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Over 35 years in business, working across four continents in real estate, finance and tech, I’ve made a lot of deals. Some were easy to close, most were not, and a handful were nearly impossible. But in every case, both sides signed on the dotted line, and that’s what matters.
Business, after all, is about negotiations. If you’re no good as a negotiator, your company may have a short half-life. But if it’s not one of your strengths right now, don’t give up just yet — good negotiating can be learned.
Sure, it requires a complex skillset you’re unlikely to pick up in an afternoon, but with time and experience, trial and error, improvement is all but inevitable. I’ve engaged in every possible type of business talks, and over the years I’ve developed a shortlist of optimal negotiating tactics and techniques.
R & P: Research and Preparation
The first, and perhaps most important, is preparation. Entering negotiations is like going into battle, and no general ever won without assessing his own capabilities and those of his enemy, as well as the terrain, conditions and other factors. Similarly, a negotiator would be foolish to begin talks not knowing his own strengths and weaknesses as well as those of his foe, so doing research and prep is crucial.
Nail down your objectives and red lines, and estimate, as best you can, what your interlocutor will and will not accept. Dig into the background of your potential partner, and examine the companies involved. How are they doing financially? Any major hurdles or looming events? Might they be looking for something other than money? For your last prep step, put together a fantastic opening offer that could bring the talks to a close just as they begin.
Build rapport and listen
Flush with knowledge, you’re ready to engage. Start by establishing a real connection. Assuming you don’t reach a deal straight away, communications throughout the talks will need to be clear and straightforward if progress is to be made, so set a strong foundation by opening with a warm greeting. Speak plainly at the outset so your potential partner trusts that you’re negotiating in good faith, without deception or a hidden agenda.
Now it’s time to listen. Put your goals on the back burner for a moment, ask useful questions, and focus on fully understanding the responses. On which elements are they focusing? Are you hearing any absolute must-haves? What do they need to avoid?
Listening shows respect and interest, but be ready and willing to answer their questions as well. Still, the more your interlocutor talks, the more they show their hand. Just remember that sometimes the words they don’t use say as much as those they do.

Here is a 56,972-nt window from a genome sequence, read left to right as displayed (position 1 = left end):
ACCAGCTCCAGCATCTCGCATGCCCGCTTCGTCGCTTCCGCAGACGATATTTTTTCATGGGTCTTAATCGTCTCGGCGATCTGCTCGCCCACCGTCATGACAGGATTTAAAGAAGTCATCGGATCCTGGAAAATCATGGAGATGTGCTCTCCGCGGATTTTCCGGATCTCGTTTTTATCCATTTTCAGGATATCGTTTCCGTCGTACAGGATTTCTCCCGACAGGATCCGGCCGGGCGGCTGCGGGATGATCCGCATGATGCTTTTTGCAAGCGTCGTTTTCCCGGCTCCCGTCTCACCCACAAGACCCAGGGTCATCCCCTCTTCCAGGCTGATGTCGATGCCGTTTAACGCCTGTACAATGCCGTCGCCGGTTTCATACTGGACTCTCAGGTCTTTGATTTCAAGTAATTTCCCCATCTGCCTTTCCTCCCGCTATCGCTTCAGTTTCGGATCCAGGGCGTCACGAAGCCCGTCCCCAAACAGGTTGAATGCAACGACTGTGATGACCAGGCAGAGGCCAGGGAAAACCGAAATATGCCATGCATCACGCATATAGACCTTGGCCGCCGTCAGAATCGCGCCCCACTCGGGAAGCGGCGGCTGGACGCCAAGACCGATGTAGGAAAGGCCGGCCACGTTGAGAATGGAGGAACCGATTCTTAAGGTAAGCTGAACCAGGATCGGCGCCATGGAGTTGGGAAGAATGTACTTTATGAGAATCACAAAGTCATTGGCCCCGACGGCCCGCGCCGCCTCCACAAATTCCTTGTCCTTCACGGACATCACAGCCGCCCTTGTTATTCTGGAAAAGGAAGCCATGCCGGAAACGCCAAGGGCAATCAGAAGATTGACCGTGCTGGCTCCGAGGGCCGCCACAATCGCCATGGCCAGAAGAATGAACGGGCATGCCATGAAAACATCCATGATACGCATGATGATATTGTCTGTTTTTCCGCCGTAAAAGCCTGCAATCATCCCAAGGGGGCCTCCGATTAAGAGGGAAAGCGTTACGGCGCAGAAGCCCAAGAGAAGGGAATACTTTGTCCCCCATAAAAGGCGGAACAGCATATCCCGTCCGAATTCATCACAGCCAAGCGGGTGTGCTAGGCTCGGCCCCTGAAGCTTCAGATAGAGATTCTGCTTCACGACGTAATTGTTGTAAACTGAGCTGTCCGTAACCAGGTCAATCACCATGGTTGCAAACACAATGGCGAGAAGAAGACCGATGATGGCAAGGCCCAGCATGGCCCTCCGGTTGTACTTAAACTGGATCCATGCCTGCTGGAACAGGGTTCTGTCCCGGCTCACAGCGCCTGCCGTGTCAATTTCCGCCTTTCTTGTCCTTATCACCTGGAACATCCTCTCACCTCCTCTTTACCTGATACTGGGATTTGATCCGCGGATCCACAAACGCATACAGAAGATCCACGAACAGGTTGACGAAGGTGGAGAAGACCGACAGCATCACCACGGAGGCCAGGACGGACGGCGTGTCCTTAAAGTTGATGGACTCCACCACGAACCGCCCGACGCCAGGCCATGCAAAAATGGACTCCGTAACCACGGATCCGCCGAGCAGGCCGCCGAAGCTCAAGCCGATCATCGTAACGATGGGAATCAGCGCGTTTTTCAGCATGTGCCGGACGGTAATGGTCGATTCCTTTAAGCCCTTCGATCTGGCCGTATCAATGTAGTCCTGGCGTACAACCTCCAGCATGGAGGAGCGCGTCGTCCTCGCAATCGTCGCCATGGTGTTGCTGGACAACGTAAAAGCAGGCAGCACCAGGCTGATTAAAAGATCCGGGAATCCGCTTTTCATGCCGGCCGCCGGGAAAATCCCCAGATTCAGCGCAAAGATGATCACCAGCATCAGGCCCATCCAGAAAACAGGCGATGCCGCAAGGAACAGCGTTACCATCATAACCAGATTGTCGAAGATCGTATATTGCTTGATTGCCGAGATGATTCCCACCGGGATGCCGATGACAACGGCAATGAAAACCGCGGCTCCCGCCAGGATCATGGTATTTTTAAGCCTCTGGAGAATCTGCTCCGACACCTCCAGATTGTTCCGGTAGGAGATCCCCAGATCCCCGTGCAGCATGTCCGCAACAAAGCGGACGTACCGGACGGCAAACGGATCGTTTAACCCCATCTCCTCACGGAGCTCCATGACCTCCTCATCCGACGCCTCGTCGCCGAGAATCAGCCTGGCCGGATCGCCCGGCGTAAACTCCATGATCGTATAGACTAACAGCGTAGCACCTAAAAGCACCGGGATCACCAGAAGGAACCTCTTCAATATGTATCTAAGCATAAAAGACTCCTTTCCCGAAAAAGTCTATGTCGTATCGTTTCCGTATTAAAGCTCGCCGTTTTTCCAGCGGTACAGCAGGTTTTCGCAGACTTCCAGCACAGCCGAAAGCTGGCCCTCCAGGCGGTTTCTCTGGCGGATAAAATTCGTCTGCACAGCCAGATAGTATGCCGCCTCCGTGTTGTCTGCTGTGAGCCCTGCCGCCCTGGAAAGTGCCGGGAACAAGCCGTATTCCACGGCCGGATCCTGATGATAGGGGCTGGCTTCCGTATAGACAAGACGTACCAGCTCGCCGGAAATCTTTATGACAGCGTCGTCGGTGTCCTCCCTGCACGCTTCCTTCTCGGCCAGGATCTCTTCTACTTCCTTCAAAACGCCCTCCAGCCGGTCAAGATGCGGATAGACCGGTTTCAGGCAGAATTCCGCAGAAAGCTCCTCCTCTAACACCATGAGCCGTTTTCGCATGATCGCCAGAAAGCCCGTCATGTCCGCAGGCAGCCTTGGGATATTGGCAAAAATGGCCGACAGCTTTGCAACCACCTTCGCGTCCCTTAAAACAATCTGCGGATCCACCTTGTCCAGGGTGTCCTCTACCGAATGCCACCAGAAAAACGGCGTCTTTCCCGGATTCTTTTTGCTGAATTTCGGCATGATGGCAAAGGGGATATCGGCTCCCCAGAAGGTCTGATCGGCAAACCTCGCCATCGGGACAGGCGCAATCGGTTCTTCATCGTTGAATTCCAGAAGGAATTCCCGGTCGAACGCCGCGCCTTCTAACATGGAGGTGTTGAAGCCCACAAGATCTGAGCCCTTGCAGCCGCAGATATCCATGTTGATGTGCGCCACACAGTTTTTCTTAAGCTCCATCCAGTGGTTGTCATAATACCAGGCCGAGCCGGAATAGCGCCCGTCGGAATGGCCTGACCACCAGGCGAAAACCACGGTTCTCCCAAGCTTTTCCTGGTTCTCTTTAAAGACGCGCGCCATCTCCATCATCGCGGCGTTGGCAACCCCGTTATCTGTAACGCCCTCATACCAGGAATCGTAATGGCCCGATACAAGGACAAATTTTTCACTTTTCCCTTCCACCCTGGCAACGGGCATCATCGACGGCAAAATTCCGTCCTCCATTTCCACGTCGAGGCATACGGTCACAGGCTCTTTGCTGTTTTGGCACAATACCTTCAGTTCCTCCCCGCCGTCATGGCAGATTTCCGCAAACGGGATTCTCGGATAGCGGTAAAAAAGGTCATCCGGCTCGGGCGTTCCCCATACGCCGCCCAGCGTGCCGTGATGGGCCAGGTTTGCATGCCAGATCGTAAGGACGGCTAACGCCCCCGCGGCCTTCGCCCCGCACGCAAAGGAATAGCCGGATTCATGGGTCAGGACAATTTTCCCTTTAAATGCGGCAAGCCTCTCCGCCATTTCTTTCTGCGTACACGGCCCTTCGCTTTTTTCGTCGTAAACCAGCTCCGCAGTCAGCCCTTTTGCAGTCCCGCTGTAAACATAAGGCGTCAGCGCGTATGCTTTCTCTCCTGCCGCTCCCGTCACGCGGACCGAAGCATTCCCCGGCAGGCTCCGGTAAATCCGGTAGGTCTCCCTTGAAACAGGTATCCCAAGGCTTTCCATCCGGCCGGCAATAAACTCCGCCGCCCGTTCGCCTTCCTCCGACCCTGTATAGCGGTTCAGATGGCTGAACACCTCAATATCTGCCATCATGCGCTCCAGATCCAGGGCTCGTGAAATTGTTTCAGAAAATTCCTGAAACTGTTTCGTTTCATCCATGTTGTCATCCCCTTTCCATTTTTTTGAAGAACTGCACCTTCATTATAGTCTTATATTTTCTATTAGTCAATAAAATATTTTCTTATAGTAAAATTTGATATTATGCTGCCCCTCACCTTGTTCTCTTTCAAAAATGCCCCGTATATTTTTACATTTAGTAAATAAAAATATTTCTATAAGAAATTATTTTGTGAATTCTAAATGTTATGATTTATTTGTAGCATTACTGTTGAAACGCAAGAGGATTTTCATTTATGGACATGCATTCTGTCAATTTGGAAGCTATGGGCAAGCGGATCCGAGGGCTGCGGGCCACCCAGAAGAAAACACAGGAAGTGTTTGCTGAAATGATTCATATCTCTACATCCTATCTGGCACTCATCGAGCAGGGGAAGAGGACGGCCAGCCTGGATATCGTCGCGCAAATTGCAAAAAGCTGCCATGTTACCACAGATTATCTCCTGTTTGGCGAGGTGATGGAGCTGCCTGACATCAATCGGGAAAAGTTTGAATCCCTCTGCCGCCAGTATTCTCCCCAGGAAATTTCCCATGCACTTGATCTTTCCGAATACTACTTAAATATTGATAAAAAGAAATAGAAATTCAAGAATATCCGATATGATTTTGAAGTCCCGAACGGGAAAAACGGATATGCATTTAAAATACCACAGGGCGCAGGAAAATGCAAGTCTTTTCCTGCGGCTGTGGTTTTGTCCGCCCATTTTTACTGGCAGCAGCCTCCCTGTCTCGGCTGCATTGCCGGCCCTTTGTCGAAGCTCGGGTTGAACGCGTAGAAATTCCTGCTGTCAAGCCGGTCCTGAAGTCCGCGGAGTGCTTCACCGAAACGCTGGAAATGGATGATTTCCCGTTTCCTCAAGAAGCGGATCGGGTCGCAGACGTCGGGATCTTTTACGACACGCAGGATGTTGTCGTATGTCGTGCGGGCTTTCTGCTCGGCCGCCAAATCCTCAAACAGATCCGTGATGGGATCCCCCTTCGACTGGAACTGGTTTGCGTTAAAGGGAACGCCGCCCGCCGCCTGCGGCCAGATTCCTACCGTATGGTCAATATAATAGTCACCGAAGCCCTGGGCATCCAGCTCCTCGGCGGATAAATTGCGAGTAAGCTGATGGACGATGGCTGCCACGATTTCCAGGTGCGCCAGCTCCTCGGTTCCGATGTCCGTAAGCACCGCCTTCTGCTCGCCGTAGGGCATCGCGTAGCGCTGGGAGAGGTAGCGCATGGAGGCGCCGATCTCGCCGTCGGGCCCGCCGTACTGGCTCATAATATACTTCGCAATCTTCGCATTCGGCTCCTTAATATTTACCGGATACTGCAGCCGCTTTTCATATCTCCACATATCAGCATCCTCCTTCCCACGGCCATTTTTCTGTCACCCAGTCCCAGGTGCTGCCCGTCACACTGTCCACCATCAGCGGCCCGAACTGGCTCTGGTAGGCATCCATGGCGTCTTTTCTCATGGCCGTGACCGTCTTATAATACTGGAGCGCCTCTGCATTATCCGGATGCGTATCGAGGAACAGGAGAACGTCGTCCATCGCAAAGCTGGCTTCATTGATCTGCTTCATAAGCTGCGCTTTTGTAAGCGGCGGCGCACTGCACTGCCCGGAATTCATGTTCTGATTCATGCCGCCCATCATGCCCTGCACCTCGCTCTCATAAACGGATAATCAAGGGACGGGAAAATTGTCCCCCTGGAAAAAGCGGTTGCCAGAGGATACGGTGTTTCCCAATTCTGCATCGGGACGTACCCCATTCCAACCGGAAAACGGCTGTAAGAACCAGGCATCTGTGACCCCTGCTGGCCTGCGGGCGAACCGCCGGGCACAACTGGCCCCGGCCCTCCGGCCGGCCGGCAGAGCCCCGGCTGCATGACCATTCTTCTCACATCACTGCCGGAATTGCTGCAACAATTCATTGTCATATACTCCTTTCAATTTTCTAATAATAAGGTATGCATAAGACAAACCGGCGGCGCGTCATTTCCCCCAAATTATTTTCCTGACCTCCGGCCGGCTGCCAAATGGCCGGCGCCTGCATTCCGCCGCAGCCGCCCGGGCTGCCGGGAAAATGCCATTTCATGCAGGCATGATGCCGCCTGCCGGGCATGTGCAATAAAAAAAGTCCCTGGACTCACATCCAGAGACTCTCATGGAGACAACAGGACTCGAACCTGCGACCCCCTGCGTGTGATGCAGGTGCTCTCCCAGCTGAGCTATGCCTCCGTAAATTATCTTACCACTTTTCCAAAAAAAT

Stand your ground
As you wade deeper into the talks, it helps to be hard-nosed. Few businesspeople want a partner who is unwilling to take a stand or shies away from disagreement. Of course, you don’t want to be ornery or unpleasant, but you are going into battle and will likely need to be assertive and stand your ground to make a winning deal.
One of the places where this is most true is Tel Aviv. Some years ago, I was mildly surprised to find that Israel’s business environment is rife with opportunity, especially when it comes to tech — a field I focus on with private equity firm Anfield Limited. With just 8 million people, Israel has created 100 Nasdaq-listed firms — more than all of Europe.
Tech represents more than a fifth of GDP, and the World Economic Forum lists Israel as the world’s second-most innovative country. Top chipmaker, Intel, recently made one of its largest-ever global commitments in Israel: $25 billion for a factory in the south. But if you do go, be sure to bring your A-game, as Israeli businesspeople tend to be sharp and unyielding. This means that if you do make a deal, you’ve likely made a wise investment.
Returning to tactics, if both sides have made initial offers and counter-offers and little progress has been made, it’s time to step outside the box and look at the problem from new angles. What have you not thought of? What might be added or taken off the table to sweeten the deal? Take a break, go for a walk, talk to a smart friend, or get a good night’s sleep — changing perspective often sheds new light.
It’s getting late
Finally, the last arrow in my quiver is the hint of a goodbye. It’s unwise to set a hard deadline, as that would be dishonest, and most potential partners would likely see through it. But giving a sense that your patience is wearing thin, that you’re ready to walk away should the deal you’ve envisioned not materialize, has the potential to be a real game-changer.
Of course, the wise course is to play the long game — to negotiate with patience and build a relationship regardless of the fate of this possible deal. But sometimes the application of pressure can work wonders. Just be sure to choose your words wisely. As King Solomon said: “A word fitly spoken is like apples of gold in a setting of silver.”
Related: 10 Tips to Negotiate Like a Boss
Make the deal
If all of the above fails and you have little desire to walk away empty-handed, there is one last move: Let them win. Some would call it caving. But I’ve found that in many cases, even a deal that is less than financially fantastic for your business in the short term will end up paying dividends down the road.
That business leader you’ve just made a deal with is no dummy — she knows you’ve done her a solid. And if she understands business, there’s a good chance she’ll pay your good turn back to you in the future. Negotiations, in the end, are really about building relationships.